IMHO the steel figure 8's have some stamping flash that needs to be sanded off
to get real measurements. Cleaned up the ones that I have seen are too thin at
0.015". The older copper ones I have measured come closer to 0.017 and work
great. I reuse them after a Scotch Brite rubdown. I always use a torque plate
and measure protrusion with the head lightly torqued down. I pay particular
attention to side to side differences. One way that occurs is from milling the
deck. Be advised the deck is mot true with the bottom of the block but should
be true to the figure 8 lands. In other words getting a block decked might
leave you with a variance in the protrusion from side to side; slope.
---- davehogye <firstname.lastname@example.org> wrote:
> Hi Mike,
> That's a tough call. Fortunately for me, I had Greg Solow advising me during
> my build. When I first checked the protrusion, I had really low measurements
> along one side of the block. I actually had the block machined on a slight
> angle to clean it up. That gave me higher protrusion than the .003-.005"
> spec. at .006-.007". So I think it's better to be on the high side than
> shorter than .003" of the factory spec.
> If I recall correctly, when I torqued the head without a gasket in place it
> went to .001" around 40lbs. of torque with the .006-.007" protrusion. So
> something is squishing or giving quite a bit when the head is getting
> This is why a torque plate should always to used when the liners are bored.
> The liners change shape under pressure.
> I wouldn't get too hung up on what is happening with the head on torque
> measurement, but .008" with the head off seams a little high. But I thought
> .006-.007" was high too.
> Really, at that point I decided to just put the thing together.
> With the head off, are you still getting .008" protrusion?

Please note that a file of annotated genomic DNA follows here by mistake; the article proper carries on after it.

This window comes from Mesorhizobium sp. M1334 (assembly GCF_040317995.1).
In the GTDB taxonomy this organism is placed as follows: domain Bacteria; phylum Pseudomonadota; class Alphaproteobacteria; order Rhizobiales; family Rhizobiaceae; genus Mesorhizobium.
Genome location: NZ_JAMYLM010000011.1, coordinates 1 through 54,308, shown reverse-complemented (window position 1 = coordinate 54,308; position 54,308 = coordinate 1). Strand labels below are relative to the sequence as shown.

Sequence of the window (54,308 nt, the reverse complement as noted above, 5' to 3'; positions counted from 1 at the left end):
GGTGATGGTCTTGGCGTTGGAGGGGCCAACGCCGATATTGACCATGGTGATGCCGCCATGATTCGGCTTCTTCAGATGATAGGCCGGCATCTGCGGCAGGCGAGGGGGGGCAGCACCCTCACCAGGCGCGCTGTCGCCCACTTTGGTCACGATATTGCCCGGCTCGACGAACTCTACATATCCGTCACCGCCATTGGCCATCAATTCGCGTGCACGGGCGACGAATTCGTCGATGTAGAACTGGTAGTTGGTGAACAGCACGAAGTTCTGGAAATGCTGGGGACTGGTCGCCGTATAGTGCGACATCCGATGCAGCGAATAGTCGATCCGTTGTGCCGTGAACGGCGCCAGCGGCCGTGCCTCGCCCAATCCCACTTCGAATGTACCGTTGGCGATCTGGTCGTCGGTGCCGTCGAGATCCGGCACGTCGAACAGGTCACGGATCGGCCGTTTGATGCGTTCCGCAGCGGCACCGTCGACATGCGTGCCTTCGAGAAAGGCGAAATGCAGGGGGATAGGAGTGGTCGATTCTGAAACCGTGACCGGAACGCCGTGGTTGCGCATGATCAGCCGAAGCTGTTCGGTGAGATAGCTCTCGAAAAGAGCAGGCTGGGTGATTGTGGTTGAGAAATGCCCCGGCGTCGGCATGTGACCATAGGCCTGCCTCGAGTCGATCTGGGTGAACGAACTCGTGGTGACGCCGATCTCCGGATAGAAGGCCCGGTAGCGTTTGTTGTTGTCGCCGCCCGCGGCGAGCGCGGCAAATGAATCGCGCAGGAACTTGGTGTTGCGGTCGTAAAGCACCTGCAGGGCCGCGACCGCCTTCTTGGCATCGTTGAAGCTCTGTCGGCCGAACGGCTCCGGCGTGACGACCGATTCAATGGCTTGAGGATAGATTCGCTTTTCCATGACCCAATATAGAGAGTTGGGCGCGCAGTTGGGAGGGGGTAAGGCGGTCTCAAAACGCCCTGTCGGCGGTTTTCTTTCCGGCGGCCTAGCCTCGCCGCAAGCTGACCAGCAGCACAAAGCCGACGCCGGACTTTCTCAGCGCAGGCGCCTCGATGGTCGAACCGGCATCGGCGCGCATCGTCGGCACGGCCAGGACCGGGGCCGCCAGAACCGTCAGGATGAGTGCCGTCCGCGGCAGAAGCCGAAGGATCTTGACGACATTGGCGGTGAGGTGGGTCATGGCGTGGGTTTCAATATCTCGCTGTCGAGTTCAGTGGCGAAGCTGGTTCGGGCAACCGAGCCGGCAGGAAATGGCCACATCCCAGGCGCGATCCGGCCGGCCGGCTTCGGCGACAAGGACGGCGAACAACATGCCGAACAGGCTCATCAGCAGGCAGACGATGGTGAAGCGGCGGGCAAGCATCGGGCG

> The only reasonable thing you can do to change that, is change the figure 8
> or take a little off the top of the liners.
> Perhaps Ken can advice you better than me.
> Man, is everyone using 89mm pistons now?
> ----- Original Message -----
> From: "Michael Moore" <email@example.com>
> To: "Tony Drews" <firstname.lastname@example.org>
> Cc: "davehogye" <email@example.com>
> Sent: Wednesday, December 16, 2015 5:18:03 AM
> Subject: RE: [Fot] Liner Protrusion, TR-4
> Tony and Dave,
> This is my first racing engine rebuild (2nd engine rebuild I have ever done),
> and I am trying to figure out each step as I go, so any advice would really
> help. I have read Tony's rebuild tips on the web, and Kas books. But it's
> sometimes hard to put word in correct actions.
> I am currently fitting new liners I got from ken Knight, I assume these are
> ones you got Tony.
> With them held in by bolts and washers torqued to 40lbs I had .007
> protrusion, using .015 steel figure 8s, the copper I have are .020, so I
> assumed too thick.
> After talking to Mordy Dundst, I put on head without gasket, before
> tightening I had .008 between deck and head. After tightening to 40lbs I
> could barely get .003 between head and block. Something doesn't seem right.
> Can you guys advise on what I am doing wrong, or what I should do?
> Thanks, Mike
> 62 TR4, Race car
> 63 TR4, Street car
> Mike & Becky Moore
> 6050 Ruhl Road, Fairview, PA 16415
> -----Original Message-----
> From: Fot [mailto:firstname.lastname@example.org] On Behalf Of Tony Drews
> Sent: Tuesday, December 15, 2015 9:13 PM
> To: email@example.com
> Subject: [Fot] Liner Protrusion, TR-4
> Quick question re: liner protrusion in a wet liner engine. My new liners dry
> fitted with "stock" figure 8 gaskets (0.020" thick) have 0.010" protrusion.
> Too much, I know. So, I'm going to make my own fig 8 gaskets out of shim
> stock. I have my choice between 0.015"
> shim stock and 0.012" shim stock which would give either 0.005" or 0.002"
> protrusion dry. Any thoughts on which way I should go? I'm assuming that when
> I put some goo on the fig 8 gaskets to ensure that they seal that I'll get
> another thou or two protrusion so would go with the 0.012" shim / 0.002"
> I'll be running the Cometic gasket with the fire rings.
> Cheers, Tony Drews
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